The independent and nonpartisan investigative agency of Congress, aka the GAO, the Government Accountability Office, published its initial findings on the failed response to the victims of Hurricane Katrina. The report didn’t finger lower-level officials, nor did it assign blame to local Louisiana and Mississippi officials.

Mr. David M. Walker, the Comptroller General of the GAO, stated in the report that, “In 1993 we recommended that the president designate a senior official in the White House to oversee federal preparedness for, and response to, major catastrophic disasters”. Fuggeddaboudit, was the reaction from the White House occupants.

It wasn’t until the Department of Homeland Security was set up after the 9-11 attacks, however, that the president would get around to designating someone to be Secretary of Homeland Security, “the senior official in the White House to oversee federal preparedness for, and response to, major catastrophic disasters”. The 22 separate agencies placed under the umbrella of that newly-formed DHS were given full responsibility for border security, emergency response, and other functions considered part of homeland security.

The GAO, therefore, assigned principal blame on that “senior official”, Homeland Security Secretary Michael Chertoff, not lower-level officials, for the tardy and inadequate response to Hurricane Katrina. The GAO report states that Chertoff had failed to move quickly to mobilize resources despite warnings that Katrina was likely to be a devastating storm, and that his failure to name a single individual to spearhead the response was a prime factor in the delays and confusion that followed. Although the Federal Emergency Management Agency and most other federal units responsible for responding to Katrina are under his jurisdiction, Secretary Chertoff until now has escaped criticism for this botched response. Apparently observers were relying on the word from a higher authority that “Brownie”, one of Chertoff’s underlings, “ …was doing a heckuva job”.

Listen to how Ron Brinson describes the aftermath of the U.S. government’s lack of concern for the citizens of “The Big Easy”, one of the world’s most famous cities:

“The city of New Orleans, devastated in every possible way and operating day-to-day on a credit line expiring in March, teeters in a fiscal meltdown …

“More than 100,000 homes and businesses were destroyed and 100 days after Katrina, half of New Orleans is without power. The power company is in bankruptcy and has indicated that if it survives, rates will likely double next year.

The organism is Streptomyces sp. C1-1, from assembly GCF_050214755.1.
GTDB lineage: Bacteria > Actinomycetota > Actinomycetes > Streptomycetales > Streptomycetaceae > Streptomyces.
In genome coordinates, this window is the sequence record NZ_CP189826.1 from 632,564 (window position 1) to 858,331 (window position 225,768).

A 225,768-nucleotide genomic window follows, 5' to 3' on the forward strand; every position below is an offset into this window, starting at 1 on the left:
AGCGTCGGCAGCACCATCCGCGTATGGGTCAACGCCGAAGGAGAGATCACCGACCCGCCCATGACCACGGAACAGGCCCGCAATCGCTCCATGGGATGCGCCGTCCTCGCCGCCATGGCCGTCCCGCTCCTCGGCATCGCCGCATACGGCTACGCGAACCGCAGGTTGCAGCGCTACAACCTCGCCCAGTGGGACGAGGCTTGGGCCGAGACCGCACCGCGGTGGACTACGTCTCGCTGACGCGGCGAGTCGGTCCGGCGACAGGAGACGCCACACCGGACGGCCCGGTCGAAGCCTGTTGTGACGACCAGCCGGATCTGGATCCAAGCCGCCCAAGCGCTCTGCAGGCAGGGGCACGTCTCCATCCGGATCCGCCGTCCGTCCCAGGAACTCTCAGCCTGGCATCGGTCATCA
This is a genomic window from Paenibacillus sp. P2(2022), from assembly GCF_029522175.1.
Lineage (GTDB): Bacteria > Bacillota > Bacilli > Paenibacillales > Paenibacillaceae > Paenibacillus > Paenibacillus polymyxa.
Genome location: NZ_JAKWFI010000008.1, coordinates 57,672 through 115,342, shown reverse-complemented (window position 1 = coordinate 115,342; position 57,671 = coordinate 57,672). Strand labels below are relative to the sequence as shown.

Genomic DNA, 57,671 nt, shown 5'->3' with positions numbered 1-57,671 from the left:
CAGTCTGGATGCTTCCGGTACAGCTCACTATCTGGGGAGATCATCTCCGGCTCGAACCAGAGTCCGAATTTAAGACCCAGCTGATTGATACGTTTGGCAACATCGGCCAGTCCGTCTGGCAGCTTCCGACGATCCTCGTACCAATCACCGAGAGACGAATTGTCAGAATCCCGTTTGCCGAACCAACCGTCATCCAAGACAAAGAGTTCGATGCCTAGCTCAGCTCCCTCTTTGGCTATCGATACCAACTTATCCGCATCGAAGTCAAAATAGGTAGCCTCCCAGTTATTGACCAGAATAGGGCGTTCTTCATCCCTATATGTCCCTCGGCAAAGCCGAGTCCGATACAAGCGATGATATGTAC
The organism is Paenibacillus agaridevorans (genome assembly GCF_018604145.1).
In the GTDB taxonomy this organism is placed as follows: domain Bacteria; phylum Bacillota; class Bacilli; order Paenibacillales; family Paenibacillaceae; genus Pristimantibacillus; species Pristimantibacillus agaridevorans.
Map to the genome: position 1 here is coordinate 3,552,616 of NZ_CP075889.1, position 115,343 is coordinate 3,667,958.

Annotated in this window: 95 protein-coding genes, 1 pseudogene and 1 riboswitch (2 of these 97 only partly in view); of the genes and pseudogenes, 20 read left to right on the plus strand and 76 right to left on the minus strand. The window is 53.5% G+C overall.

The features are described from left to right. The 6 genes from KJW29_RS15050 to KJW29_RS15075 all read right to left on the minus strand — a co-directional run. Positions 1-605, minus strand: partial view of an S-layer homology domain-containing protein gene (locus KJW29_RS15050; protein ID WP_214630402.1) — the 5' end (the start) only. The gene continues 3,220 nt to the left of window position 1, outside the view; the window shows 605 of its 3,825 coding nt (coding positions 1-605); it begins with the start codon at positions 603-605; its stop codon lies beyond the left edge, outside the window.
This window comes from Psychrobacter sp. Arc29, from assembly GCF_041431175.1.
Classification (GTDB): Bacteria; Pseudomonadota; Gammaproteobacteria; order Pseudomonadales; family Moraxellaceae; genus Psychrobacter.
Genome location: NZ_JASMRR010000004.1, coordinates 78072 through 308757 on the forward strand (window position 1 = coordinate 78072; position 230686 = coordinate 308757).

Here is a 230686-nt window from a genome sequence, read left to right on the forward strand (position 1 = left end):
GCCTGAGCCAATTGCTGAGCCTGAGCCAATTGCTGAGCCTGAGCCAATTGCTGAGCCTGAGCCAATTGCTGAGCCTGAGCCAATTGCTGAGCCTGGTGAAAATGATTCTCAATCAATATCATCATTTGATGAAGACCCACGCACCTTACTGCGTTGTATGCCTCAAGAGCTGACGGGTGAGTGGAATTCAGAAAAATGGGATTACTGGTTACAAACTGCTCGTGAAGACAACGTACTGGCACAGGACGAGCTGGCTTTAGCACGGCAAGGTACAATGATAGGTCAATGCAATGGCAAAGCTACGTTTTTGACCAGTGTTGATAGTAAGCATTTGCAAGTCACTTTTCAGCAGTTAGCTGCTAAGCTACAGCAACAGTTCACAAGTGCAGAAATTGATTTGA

“The disaster scattered New Orleans’ population of 470,000 people — estimated to be 70 percent native born. Only 70,000 have returned, stranding the original economy in a void of human resources. For too many New Orleans residents, there is no home at home.

“Only a third of the city’s hotel industry has reopened, a quarter of its restaurants. The city is losing more than $ 1 million a day in hospitality industry revenues, seriously threatening its ability to provide basic services.

“There are few grocery stores, limited hospital services and the dynamic New Orleans neighborhood church community is quiet.

“Predictably, the French Quarter and central business district are rebounding nicely, but nearby, huge sections of the city remain desolate wastelands, the mute summaries of death and destruction.

“Insurance claims are complicated by the quarrelsome distinction between flood and storm damages. In most cases, properties were underinsured. Real estate values are slipping. This disaster’s assaults on family units too often include financial ruin.

“There’s an absence of children. Only one public school had reopened in New Orleans as of last week. The community’s vast parochial school system is making better progress, but the Catholic Archdiocese is $ 40 million in debt.

“The disaster eliminated 38 percent of the jobs in greater New Orleans, but now every form of business struggles to find employees …

“Louisiana leaders correctly sense that the federal government’s post-storm urgency has diminished. Several federal financial assistance packages are stalled in Congress; and then there’s that background murmuring in Washington about the rationality of rebuilding New Orleans at such a huge cost, given its inherent topographical risk.”

[Ron’s remarkable assessment of the pitiful conditions in New Orleans can be found in the December 7th issue of the “Charleston Post and Courier.]

What Ron didn’t include in his commentary, however, are the murmurings of those around the country with respect to the government’s unconscionable treatment of the victims of Katrina. These murmurings appear regularly in hundreds of websites and even in the “letters to the editor” sections of our newspapers. Thoughtful Americans are wondering why:

• the administration is “staying the course” in its efforts to promote death and destruction on foreign countries while refusing to prevent death and destruction in Louisiana and Mississippi.
• about 200,000 uniformed Americans are retained in Iraq just when their presence is so badly needed to shore up the Gulf States — our Gulf States.
• paltry funds are being metered out for the welfare of our disenfranchised, our sick and our elderly while shelling out more than $ 250 billion in our aggressive attempt to take over a third-world country like Iraq.

Is it any wonder that the city of New Orleans … teeters in a fiscal meltdown?